10. ^ a b "2011 Sustainable Development Report" (PDF). Kennecott Utah Copper. Rio Tinto. 2012. Archived from the original (PDF) on 19 September 2015. Retrieved 16 November 2015.
  11. ^ "Annual Report 2020 – Production, Reserves & Operations" (PDF). Rio Tinto. 22 February 2021. pp. 339–340. Retrieved 3 January 2022.
  12. ^ a b "Rio Tinto Kennecott reduces local workforce". Kennecott Utah Copper. South Jordan, UT: Rio Tinto. 4 November 2015. Retrieved 21 March 2020.
  13. ^ "Rio Tinto's Kennecott wins clean air lawsuit in the US |". 2016-06-09. Archived from the original on 2017-09-22. Retrieved 2017-06-04.
  14. ^ "Mine Expansion". Kennecott Utah Copper. Rio Tinto. Archived from the original on 17 November 2015. Retrieved 16 November 2015.
  15. ^ "Five-Year Review Report Kennecott North Zone Superfund Site" (PDF). U.S. Environmental Protection Agency. 2014. Archived (PDF) from the original on 8 May 2016. Retrieved 22 April 2016.
  16. ^ "Utah Dept of Environmental Quality". Archived from the original on 8 May 2016. Retrieved 21 April 2016.
  17. ^ "Kennecott's South End" (PDF). Archived (PDF) from the original on 2012-04-12. Retrieved 2013-09-16.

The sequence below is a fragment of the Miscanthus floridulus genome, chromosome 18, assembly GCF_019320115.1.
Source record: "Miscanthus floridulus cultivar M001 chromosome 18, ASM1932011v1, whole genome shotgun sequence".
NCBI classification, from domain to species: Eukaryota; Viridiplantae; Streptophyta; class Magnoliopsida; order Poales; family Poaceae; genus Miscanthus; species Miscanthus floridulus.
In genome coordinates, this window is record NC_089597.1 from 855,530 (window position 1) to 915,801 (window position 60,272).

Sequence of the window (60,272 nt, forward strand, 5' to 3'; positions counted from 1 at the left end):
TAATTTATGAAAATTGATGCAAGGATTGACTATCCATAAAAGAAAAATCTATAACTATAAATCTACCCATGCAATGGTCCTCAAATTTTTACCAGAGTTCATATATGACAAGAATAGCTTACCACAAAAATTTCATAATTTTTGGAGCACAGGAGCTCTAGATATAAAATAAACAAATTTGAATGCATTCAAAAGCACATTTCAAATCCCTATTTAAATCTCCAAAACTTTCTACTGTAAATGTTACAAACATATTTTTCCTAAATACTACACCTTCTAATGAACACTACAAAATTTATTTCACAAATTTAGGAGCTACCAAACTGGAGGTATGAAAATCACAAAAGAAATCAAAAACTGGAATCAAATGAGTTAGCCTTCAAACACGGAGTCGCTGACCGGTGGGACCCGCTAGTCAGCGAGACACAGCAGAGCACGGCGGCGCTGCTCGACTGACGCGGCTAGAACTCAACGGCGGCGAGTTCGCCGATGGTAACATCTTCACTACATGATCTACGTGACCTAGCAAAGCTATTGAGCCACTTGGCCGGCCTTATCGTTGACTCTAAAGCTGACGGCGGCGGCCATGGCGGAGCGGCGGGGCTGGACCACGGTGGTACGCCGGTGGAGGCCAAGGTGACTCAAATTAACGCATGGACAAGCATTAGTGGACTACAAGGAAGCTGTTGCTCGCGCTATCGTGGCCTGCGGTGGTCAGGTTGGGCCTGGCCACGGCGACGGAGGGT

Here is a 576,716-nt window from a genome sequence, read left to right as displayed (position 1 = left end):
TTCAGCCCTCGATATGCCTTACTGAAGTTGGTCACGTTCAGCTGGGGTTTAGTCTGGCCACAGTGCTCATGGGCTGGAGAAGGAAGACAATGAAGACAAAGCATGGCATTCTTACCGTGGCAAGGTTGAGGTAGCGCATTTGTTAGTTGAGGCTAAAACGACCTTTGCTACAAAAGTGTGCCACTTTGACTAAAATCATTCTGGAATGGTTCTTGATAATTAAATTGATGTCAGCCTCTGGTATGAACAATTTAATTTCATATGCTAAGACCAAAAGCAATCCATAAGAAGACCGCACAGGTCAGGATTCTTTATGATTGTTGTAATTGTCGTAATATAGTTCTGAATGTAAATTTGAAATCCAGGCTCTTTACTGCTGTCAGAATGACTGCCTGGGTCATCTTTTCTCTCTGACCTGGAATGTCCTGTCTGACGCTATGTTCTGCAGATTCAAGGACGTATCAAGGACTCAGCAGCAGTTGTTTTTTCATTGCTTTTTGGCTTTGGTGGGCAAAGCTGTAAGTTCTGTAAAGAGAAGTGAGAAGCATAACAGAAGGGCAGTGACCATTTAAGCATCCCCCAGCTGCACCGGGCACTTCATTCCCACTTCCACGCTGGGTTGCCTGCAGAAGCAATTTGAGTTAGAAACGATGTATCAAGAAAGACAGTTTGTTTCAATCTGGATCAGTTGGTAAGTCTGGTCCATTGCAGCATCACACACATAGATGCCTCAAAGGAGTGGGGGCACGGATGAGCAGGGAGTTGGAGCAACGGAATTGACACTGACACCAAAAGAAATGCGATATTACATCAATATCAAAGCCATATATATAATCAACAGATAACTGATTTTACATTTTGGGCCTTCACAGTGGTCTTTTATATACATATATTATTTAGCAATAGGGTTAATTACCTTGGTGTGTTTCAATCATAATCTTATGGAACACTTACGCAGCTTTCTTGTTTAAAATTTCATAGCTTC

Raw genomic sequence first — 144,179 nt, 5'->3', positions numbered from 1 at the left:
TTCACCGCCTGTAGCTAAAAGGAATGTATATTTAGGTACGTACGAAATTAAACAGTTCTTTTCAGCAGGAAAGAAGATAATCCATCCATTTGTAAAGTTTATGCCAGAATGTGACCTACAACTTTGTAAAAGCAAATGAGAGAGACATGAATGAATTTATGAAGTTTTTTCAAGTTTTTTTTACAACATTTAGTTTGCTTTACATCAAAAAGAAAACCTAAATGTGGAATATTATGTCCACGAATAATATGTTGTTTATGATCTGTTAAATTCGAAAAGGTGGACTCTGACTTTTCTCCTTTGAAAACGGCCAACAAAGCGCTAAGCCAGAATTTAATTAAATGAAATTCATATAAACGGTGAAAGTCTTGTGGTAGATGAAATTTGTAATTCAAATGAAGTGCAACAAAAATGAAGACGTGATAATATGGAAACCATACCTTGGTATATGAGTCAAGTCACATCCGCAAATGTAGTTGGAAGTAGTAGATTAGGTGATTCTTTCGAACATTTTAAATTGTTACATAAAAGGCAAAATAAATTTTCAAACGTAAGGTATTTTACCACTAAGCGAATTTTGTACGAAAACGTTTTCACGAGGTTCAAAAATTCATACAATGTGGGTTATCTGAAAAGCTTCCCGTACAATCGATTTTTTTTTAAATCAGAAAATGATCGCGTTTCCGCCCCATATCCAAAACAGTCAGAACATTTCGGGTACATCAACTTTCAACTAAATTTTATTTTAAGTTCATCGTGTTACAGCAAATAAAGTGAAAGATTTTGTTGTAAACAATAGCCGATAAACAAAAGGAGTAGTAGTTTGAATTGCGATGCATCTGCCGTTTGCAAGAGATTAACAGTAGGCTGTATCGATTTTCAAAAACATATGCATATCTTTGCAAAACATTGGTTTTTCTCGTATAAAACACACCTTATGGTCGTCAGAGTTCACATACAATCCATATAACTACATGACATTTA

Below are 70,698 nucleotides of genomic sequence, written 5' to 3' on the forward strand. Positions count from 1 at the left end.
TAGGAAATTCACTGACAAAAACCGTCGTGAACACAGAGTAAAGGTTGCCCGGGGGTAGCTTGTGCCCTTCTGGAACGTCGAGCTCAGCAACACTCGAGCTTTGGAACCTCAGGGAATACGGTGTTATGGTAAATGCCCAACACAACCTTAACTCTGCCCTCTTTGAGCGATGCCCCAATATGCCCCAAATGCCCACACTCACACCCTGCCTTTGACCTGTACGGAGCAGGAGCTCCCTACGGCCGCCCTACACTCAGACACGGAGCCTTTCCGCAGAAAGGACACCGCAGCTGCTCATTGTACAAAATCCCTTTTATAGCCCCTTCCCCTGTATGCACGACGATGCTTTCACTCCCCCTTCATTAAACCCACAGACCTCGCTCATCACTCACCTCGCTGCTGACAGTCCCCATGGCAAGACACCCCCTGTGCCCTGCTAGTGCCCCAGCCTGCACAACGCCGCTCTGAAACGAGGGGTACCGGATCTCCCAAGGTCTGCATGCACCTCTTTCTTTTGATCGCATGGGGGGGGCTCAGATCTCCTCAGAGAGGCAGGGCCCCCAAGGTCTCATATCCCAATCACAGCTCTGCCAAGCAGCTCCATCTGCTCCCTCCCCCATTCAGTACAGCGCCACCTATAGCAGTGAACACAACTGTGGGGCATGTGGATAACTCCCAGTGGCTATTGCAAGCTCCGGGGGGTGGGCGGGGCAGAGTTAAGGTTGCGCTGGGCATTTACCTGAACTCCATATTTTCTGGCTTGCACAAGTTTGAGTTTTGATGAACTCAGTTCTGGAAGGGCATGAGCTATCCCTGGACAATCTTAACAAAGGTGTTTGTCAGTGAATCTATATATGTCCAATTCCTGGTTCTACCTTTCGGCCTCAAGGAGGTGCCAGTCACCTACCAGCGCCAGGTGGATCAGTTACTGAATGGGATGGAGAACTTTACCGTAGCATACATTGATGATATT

18. ^ Els, Frik (11 November 2014). "Bingham Canyon rebuilds after landslide". Archived from the original on 17 November 2015. Retrieved 16 November 2015.
  19. ^ "EPA report details toxic releases for US, Utah |". Retrieved 2017-05-20.
  20. ^ Tribune, Brian Maffly The Salt Lake. "Air quality advocates: Utah should rethink Kennecott rock crushing plant". The Salt Lake Tribune. Archived from the original on 2016-05-07. Retrieved 2016-04-22.
  21. ^ Moench, Brian. "Moench: Legislature dawdles while our children absorb lead and other toxins". The Salt Lake Tribune. Archived from the original on 2016-04-30. Retrieved 2016-04-23.
  22. ^ Fahys, Judy (22 October 2015). "Kennecott Scraps Permit, Cuts Added Pollution". Archived from the original on 2016-02-02. Retrieved 2016-04-23.
  23. ^ Wu, Alexander; Dietrich, Craig J. (2012). Berm Dust from Kennecott Retaining Pond (PDF) (Report). Archived (PDF) from the original on August 14, 2022. Retrieved January 30, 2023.
  24. ^ "Crossing at Daybreak". KSL. May 5, 2011. Archived from the original on 4 January 2014. Retrieved 3 January 2014.
  25. ^ "Latinos at the Kennecott Copper Mine". Archived from the original on 2016-04-01. Retrieved 2016-04-22.
  26. ^ Lee, Jasen. "Kennecott laying off 200 workers". Archived from the original on 2016-03-06. Retrieved 2016-03-06.

External links[edit]

40°32′50″N 112°00′13″W / 40.5473°N 112.0035°W / 40.5473; -112.0035